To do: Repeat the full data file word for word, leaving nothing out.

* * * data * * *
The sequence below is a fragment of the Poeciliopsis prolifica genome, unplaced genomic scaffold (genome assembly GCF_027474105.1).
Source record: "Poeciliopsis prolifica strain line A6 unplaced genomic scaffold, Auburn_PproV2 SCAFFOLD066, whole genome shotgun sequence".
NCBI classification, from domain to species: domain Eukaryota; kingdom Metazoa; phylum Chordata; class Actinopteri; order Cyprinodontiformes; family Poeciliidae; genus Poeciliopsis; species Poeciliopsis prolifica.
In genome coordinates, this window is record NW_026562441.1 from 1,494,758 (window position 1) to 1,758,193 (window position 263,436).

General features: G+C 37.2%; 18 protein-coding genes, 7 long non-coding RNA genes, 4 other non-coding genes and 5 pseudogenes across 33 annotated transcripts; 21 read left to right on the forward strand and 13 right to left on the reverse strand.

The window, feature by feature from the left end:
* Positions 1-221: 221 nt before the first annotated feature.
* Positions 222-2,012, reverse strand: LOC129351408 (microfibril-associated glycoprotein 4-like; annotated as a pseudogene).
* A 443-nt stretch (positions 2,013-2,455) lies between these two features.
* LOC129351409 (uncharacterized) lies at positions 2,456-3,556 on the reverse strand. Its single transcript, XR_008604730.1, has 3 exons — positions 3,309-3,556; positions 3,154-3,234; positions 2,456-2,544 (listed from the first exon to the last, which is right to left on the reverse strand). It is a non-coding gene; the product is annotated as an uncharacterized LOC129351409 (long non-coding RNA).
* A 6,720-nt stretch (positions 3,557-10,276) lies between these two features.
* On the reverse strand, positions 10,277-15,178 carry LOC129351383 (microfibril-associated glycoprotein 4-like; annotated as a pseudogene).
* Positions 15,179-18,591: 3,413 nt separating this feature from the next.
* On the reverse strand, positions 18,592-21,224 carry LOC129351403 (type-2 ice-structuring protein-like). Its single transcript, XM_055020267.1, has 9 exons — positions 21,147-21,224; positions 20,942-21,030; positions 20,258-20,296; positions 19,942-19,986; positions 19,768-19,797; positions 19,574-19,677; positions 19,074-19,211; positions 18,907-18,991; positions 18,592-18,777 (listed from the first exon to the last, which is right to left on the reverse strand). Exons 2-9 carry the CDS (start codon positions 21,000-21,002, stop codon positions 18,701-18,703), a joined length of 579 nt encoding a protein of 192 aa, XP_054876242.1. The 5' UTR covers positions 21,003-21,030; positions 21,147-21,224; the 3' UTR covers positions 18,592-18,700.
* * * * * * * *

The sequence below is a fragment of the Poeciliopsis prolifica genome, unplaced genomic scaffold (genome assembly GCF_027474105.1).
Source record: "Poeciliopsis prolifica strain line A6 unplaced genomic scaffold, Auburn_PproV2 SCAFFOLD066, whole genome shotgun sequence".
NCBI classification, from domain to species: domain Eukaryota; kingdom Metazoa; phylum Chordata; class Actinopteri; order Cyprinodontiformes; family Poeciliidae; genus Poeciliopsis; species Poeciliopsis prolifica.
In genome coordinates, this window is record NW_026562441.1 from 1,494,758 (window position 1) to 1,758,193 (window position 263,436).

General features: G+C 37.2%; 18 protein-coding genes, 7 long non-coding RNA genes, 4 other non-coding genes and 5 pseudogenes across 33 annotated transcripts; 21 read left to right on the forward strand and 13 right to left on the reverse strand.

The window, feature by feature from the left end:
* Positions 1-221: 221 nt before the first annotated feature.
* Positions 222-2,012, reverse strand: LOC129351408 (microfibril-associated glycoprotein 4-like; annotated as a pseudogene).
* A 443-nt stretch (positions 2,013-2,455) lies between these two features.
* LOC129351409 (uncharacterized) lies at positions 2,456-3,556 on the reverse strand. Its single transcript, XR_008604730.1, has 3 exons — positions 3,309-3,556; positions 3,154-3,234; positions 2,456-2,544 (listed from the first exon to the last, which is right to left on the reverse strand). It is a non-coding gene; the product is annotated as an uncharacterized LOC129351409 (long non-coding RNA).
* A 6,720-nt stretch (positions 3,557-10,276) lies between these two features.
* On the reverse strand, positions 10,277-15,178 carry LOC129351383 (microfibril-associated glycoprotein 4-like; annotated as a pseudogene).
* Positions 15,179-18,591: 3,413 nt separating this feature from the next.
* On the reverse strand, positions 18,592-21,224 carry LOC129351403 (type-2 ice-structuring protein-like). Its single transcript, XM_055020267.1, has 9 exons — positions 21,147-21,224; positions 20,942-21,030; positions 20,258-20,296; positions 19,942-19,986; positions 19,768-19,797; positions 19,574-19,677; positions 19,074-19,211; positions 18,907-18,991; positions 18,592-18,777 (listed from the first exon to the last, which is right to left on the reverse strand). Exons 2-9 carry the CDS (start codon positions 21,000-21,002, stop codon positions 18,701-18,703), a joined length of 579 nt encoding a protein of 192 aa, XP_054876242.1. The 5' UTR covers positions 21,003-21,030; positions 21,147-21,224; the 3' UTR covers positions 18,592-18,700.